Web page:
This weekend, it's beer-tasting time at the pier - The 10th Halifax Seaport BeerFest features more than 300 brands of beer and cider at three tasting sessions Friday and Saturday at the Cunard Centre.
August 2, 2016 BY BILL SPURR
Thousands of beer drinkers, hundreds of beers, dozens of porta-potties.
Those are the main ingredients for the 10th Halifax Seaport BeerFest, Friday and Saturday at Cunard Centre, run by founder and Garrison Brewing president Brian Titus, who chairs a debrief session every year to find ways to improve the festival.
“There are always tweaks … and we’re trying to improve on the offering, in general,” said Titus, surrounded by a rainbow of cardboard as pallets of beer arrived for the beerfest.
“Last year, we were at 298 beers, heavily craft- and import-focused. Our goal is make this, if not 100 per cent craft, then 99 per cent. This year we have 326 brands, which is mind-blowing. That is a huge number of beers and ciders. Nobody goes away thirsty or disappointed.”
On offer will be craft beers from across Canada and the U.S., plus 10 other countries, but Titus thinks the pavilion that will generate the most attention will be the one serving 48 different beers from British Columbia.
“For the first time, we have a proper West pavilion. There’s so many great beers being made out in B.C.: Parallel 49, Phillips, Bomber’s out of Vancouver, Spinnakers, which essentially founded craft beer in Canada. We have three brands from them,” said Titus, also pointing out two full pallets of specialty beers from Ireland, twice as many varieties as last year.
“Half the breweries that are in it have never shipped outside of Ireland ever, let alone been at this festival. My partner Bruce Mansour now lives in Ireland, and he knows all these guys on a first-name basis.”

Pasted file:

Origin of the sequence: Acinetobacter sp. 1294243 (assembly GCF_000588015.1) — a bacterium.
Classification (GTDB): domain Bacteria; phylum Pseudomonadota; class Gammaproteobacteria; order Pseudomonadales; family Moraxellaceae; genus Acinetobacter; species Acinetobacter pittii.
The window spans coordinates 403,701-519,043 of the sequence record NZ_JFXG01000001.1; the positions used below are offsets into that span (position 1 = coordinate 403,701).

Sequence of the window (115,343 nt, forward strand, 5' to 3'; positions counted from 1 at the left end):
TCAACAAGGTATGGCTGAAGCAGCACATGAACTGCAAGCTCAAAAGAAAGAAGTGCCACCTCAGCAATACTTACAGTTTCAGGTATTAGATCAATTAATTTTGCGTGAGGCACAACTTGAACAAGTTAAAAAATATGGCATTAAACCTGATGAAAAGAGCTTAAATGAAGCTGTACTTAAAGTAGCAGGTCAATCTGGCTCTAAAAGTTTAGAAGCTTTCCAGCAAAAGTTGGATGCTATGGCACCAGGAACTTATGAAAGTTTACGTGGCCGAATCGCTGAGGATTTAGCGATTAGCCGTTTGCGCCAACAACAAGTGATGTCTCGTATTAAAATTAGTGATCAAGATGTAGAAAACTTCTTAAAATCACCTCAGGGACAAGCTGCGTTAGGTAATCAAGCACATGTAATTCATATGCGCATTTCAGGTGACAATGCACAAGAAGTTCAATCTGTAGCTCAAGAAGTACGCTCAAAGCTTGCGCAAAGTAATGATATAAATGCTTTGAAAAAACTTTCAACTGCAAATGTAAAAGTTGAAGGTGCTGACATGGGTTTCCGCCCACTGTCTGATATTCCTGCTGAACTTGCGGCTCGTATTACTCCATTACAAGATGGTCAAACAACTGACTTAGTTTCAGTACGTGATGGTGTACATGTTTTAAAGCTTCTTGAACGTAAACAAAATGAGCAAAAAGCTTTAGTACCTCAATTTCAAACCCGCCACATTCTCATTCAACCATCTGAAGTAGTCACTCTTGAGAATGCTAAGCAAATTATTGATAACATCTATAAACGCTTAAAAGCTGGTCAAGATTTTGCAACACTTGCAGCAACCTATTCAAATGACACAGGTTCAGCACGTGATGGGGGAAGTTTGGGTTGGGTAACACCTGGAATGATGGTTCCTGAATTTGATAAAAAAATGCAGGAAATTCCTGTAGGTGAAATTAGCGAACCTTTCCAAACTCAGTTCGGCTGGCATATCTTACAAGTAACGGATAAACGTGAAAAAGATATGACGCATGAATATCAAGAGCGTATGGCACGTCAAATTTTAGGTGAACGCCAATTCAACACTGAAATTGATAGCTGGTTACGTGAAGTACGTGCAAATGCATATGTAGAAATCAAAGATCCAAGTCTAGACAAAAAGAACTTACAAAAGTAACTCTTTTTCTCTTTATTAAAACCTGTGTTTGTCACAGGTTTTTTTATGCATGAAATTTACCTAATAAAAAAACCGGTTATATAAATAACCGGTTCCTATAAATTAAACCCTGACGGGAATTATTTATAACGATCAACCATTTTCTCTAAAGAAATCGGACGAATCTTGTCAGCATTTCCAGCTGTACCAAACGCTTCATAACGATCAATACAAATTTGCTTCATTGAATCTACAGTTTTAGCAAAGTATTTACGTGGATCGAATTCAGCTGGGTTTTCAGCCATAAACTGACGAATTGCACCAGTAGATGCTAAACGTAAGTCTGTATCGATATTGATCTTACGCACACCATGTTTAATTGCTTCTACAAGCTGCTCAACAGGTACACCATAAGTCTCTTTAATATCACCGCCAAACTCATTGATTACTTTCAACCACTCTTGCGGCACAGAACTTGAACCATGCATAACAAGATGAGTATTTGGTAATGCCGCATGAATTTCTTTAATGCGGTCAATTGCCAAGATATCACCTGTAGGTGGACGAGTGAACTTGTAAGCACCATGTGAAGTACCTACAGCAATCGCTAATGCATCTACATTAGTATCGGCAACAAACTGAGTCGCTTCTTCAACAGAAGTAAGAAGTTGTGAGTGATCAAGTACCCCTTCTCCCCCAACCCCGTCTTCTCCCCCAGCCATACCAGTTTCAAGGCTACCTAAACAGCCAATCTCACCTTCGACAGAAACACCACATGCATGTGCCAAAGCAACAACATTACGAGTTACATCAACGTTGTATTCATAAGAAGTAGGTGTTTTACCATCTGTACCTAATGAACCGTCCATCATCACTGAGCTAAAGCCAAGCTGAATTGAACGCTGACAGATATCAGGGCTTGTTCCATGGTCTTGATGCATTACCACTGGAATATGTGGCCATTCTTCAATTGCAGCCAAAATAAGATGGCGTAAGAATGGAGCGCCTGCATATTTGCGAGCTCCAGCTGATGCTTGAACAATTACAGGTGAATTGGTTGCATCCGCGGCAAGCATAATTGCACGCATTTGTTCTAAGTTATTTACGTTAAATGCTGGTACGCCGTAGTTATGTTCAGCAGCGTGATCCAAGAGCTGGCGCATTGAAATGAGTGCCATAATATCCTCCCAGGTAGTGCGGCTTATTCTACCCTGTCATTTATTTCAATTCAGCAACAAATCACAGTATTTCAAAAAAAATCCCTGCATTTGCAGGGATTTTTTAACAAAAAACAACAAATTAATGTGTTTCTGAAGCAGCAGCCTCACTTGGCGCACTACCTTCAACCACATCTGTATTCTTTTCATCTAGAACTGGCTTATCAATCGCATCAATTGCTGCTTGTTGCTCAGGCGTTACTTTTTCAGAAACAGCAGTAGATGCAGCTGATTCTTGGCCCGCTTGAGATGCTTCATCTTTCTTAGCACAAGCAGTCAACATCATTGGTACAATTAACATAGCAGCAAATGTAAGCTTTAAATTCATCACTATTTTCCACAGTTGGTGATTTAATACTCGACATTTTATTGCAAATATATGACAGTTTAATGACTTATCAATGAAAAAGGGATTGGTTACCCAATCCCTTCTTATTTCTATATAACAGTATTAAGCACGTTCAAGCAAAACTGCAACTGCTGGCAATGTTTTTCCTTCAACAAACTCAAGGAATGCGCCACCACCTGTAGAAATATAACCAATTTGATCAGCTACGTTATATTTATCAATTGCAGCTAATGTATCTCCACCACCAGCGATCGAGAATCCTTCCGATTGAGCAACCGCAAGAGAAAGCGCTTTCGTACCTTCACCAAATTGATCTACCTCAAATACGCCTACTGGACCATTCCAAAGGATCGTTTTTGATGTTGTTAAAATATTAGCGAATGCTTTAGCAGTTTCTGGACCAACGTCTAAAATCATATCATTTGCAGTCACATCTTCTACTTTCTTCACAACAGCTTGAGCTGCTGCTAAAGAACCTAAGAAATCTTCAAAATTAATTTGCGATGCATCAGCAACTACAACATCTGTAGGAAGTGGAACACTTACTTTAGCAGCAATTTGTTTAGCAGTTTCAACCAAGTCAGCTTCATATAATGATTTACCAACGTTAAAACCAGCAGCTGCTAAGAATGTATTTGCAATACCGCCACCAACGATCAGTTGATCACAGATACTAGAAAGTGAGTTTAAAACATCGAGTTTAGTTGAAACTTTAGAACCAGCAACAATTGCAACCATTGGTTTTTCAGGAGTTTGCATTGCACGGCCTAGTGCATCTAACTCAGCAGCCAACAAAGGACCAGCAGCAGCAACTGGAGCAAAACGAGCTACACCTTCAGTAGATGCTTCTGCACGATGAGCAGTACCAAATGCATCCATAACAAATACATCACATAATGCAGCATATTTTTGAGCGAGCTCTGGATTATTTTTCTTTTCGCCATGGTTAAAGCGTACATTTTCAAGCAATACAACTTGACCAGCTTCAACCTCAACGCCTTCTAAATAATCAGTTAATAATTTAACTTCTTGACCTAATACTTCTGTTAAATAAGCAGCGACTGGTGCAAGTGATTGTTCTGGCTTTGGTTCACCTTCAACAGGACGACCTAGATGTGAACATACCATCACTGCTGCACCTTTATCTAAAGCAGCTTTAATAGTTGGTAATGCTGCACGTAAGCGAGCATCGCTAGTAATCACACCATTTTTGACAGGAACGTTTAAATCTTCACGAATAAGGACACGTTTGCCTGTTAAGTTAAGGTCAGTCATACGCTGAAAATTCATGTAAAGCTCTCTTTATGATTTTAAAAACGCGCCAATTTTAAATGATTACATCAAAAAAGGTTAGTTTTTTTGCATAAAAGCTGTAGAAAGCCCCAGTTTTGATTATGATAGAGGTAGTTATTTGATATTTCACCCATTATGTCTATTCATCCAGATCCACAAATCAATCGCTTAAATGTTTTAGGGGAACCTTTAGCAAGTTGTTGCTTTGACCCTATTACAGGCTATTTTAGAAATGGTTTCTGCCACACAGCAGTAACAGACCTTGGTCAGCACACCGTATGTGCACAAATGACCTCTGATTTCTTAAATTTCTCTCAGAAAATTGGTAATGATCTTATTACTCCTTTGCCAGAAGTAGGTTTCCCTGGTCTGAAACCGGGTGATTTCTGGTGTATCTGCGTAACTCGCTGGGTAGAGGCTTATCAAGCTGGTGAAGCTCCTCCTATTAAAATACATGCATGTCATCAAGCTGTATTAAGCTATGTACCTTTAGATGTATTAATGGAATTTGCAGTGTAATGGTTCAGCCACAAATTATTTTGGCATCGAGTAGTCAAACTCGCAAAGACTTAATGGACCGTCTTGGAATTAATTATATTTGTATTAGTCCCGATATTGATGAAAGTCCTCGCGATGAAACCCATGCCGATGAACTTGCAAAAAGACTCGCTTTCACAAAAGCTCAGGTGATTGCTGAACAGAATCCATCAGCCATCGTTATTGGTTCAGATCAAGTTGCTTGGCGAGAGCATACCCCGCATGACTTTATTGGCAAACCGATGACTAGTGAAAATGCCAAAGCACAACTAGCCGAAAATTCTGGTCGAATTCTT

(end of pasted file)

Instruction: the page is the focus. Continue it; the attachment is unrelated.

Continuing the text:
Titus puts on the festival in partnership with the NSLC, “so they don’t have to,” and said it’s not intended to be his dream festival of micro beers, but an event that will create interest in craft beer and educate people.
“Something that takes in the fun aspect of it, but also acknowledges that there’s so much artistry and craft and experimentation,” he said.
“Then you draw in the local component, there are some really small breweries making some really interesting beers. We wanted to focus on that, as opposed to bringing every beer that exists to the table. I’m really lucky that the NSLC is on board and gets what we’re trying to do.”
About 25 per cent of the product at the festival, so 80 brands or so, is Maritime-brewed.
Sales in the craft beer and cider segment have increased by 25 per cent annually over the past few years, and Titus is hearing that soon-to-be-released numbers for the most recent quarter are even better. Still, there is one concern.
“This is the year that I think we’ll get to see what saturation looks like,” he said. “We’ve averaged five breweries opening a year over the past three years. That’s a big number to absorb in a less than a million people market. This year we’ll have 14 breweries opening.”
Garrison recently opened a new $3-million plant, and the company is the busiest it’s been in 19 years of existence. Despite the ever increasing competition, Titus is comfortable with the relatively lax way the industry is regulated.
“When we send our beer to the NSLC, it doesn’t get quarantined and lab-inspected and checked out,” he said. “One of the good things is we’re talking about alcohol, so it’s not like dairy or meats, it’s pretty hard for anything to live in alcohol, so what you get is spoilage. Nobody dies if they have a bad beer, they just don’t buy it again. If you’re making bad beer, very quickly people figure it out.”
Tickets are $49 plus tax in advance and $54 plus tax at the gate and are available at select NSLC outlets and Ticket Atlantic. Admission is limited to those 19 and over.
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